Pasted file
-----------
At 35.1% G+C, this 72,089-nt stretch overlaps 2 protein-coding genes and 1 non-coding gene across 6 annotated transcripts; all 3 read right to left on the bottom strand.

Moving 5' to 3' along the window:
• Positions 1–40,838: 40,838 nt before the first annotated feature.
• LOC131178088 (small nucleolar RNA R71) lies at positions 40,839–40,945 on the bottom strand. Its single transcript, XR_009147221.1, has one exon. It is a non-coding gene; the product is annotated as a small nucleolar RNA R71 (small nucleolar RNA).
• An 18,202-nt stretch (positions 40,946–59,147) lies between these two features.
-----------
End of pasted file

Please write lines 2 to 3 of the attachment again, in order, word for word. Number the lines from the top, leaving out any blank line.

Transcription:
Moving 5' to 3' along the window:
• Positions 1–40,838: 40,838 nt before the first annotated feature.